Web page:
Yeah. So often, the people who are leaning in and really wanting to save their relationship, are very resistant to the idea of Discernment Counseling and discernment coaching. Because they’re like, “We can’t give this any oxygen. If this is given oxygen, it’s going to make it real.” What I have found again and again, is that the people who are able to hold their center, the ones who really are anxious about the idea that their spouse is considering, has a foot out the door. It is a really stressful time. It’s hard to bring your best self when that’s going on. The people who can say, “Okay, I will make space for your ambivalence, I will honor this by engaging this process with you.” There is something about being able to actually honor those shadows, make room for it, without making it wrong. Like, if somebody is considering leaving their marriage, that is not something most people think of lightly. That is a huge, torturous often, process and decision to be in, all the things. So for the leaning in spouse, being able to have the courage to step into that crucible with your partner, or to even make space for them being in that space, it helps uncook often from that intense cycle that’s going on, the negative cycle, that the only option is out for one person. So it’s a little counterintuitive sometimes. But I digressed.

No, you’re breathing life and fresh air. I mean, the support that I’m sure you’re offering along with your colleagues practicing this work, you’re providing such a container and ground to maybe offer that stability to look at these things that are so, so difficult and anxiety-provoking. That even the more pursuer or anxious one might feel supported in that, that they can hold a little bit more and then be able to see what comes through in that.

Right. Part of that work too, the work with that person who is leaning in, who has a such deep desire to make it work, is coaching them. So much of the discernment process is helping zoom lens out, helping take a breath and be able to see what’s happening systemically, so that each person can be aware of their own part in that relationship dynamic and dance and how. So for that person who is in that pursuing place, being able to slow down and get curious about the experience of their partner who’s doing something that is hurting them. But there’s also a reason for it, and getting curious about it is happening for you, and being able to be in that space where they can then take a cue too, and be able to start getting curious and maybe even validating, like, “Oh, it makes sense that this would be hard for you, the way that this has been going.” So each person being able to learn something about themselves and about what’s happened to their marriage, what is happening, that’s part of why the outcomes are almost always better, as a result of doing this. Whether they stay together and work on it, and they have this huge head start for their couples’ work they do. Or that they decide to split up, and there’s more understanding, more compassion, and more grace.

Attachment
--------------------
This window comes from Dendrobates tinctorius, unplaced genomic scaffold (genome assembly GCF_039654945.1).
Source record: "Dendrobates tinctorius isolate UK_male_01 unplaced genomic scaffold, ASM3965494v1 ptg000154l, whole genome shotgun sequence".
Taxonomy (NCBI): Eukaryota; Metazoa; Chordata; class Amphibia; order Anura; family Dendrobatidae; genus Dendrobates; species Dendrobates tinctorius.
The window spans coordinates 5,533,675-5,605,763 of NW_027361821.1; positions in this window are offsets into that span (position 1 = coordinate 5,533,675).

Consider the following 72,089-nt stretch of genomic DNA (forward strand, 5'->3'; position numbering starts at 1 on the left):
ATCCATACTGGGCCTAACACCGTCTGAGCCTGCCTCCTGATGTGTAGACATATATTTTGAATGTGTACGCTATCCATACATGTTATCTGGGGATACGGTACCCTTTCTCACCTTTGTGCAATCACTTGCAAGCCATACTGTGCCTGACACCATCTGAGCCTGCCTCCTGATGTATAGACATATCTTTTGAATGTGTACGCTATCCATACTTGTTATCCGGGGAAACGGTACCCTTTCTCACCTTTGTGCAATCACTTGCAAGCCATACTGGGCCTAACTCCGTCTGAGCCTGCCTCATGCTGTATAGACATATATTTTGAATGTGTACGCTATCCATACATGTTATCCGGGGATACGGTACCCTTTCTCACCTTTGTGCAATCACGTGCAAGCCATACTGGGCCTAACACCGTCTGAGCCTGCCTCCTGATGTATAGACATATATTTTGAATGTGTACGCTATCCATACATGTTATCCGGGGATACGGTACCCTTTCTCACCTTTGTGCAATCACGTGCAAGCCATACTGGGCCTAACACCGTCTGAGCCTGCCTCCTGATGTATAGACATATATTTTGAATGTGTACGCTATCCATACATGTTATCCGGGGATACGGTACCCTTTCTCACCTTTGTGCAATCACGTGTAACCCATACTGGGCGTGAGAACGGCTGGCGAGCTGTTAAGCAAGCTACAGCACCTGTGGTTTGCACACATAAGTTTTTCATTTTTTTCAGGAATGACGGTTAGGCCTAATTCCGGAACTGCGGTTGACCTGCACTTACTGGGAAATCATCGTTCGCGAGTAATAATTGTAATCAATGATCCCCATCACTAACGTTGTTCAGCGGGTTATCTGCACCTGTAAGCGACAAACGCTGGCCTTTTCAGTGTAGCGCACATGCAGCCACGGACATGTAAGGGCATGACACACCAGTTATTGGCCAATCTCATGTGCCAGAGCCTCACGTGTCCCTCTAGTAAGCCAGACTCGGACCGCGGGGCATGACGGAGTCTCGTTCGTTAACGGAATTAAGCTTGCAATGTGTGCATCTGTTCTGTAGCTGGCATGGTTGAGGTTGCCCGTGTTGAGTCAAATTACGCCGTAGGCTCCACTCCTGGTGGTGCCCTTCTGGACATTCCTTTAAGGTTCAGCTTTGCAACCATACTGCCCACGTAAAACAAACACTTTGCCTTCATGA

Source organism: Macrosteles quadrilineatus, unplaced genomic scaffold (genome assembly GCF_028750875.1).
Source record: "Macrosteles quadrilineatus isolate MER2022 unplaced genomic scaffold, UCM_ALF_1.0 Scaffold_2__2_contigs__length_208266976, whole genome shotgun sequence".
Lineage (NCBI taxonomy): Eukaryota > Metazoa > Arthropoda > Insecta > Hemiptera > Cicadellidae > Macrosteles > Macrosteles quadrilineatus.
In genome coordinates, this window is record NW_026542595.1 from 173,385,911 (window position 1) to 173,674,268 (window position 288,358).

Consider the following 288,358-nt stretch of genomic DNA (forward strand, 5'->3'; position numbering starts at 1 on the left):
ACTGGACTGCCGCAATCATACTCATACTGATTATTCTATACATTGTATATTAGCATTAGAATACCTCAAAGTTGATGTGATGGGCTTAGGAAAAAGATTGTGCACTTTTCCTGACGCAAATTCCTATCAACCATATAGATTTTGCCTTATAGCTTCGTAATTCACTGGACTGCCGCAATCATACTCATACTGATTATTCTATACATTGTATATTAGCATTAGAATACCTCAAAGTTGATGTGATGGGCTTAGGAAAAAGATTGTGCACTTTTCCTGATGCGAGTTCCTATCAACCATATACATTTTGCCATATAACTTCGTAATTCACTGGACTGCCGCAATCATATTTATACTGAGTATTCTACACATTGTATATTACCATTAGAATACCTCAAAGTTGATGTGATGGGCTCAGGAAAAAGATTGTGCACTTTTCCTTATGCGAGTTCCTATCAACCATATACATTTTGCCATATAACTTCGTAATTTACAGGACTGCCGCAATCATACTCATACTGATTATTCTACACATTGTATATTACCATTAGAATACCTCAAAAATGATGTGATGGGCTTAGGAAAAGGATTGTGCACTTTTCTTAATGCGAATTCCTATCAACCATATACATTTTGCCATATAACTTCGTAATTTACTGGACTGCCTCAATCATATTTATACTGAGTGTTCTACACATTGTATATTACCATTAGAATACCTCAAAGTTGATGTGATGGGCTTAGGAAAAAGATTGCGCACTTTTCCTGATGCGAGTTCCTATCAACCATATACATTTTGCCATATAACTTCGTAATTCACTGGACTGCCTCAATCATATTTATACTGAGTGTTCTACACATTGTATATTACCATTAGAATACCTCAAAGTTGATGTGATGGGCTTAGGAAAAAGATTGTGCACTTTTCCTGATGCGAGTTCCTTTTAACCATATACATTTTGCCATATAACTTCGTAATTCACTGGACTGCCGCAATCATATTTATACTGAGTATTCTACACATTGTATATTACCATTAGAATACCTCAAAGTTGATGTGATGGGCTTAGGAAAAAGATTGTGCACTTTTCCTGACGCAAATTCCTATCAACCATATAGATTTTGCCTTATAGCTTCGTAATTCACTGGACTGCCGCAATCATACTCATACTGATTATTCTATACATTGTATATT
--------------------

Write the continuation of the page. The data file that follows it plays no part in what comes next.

There’s such grace if you can take the pressure of we’ve got to stay married, or whatever the pressure is, and the fears and associations around that. If we can turn towards this, and the grace and the space that we offer, that’s so relieving and relationally supportive. It occurs to me, and we want to talk about ambivalence, but that this is likely a contributing factor to when couples’ therapy doesn’t work, when so many people are like, “Oh, it didn’t work.” But when one person is not really bought in.

It’s destined to not, when that happens. Good couples’ therapy can be incredibly effective. I’m certified in Emotionally Focused Therapy and love that work too. It’s beautiful work, being able to support that rich, deep, transformative healing that can happen in good couples’ therapy. But when you are starting off without both people deeply feeling supported, right where they are and meeting them right where they are needing to validate, which is one of the things that I think EFT is actually really great with. I know that there are other approaches to therapy too, that are also good with validation. But one of the things, if a couple contacts me, and this has happened recently, where they’re like, “Okay, our marriage is in a really difficult place, and we both want to work on it, we want to do Discernment Counseling.” I’m like, why don’t you do couples’ therapy? It’s not for everybody. It really is specifically when one person has a foot so out the door that they’re not even sure they want to do couples’ therapy. So it’s really being able to say, what’s the right medicine for where you’re at right now?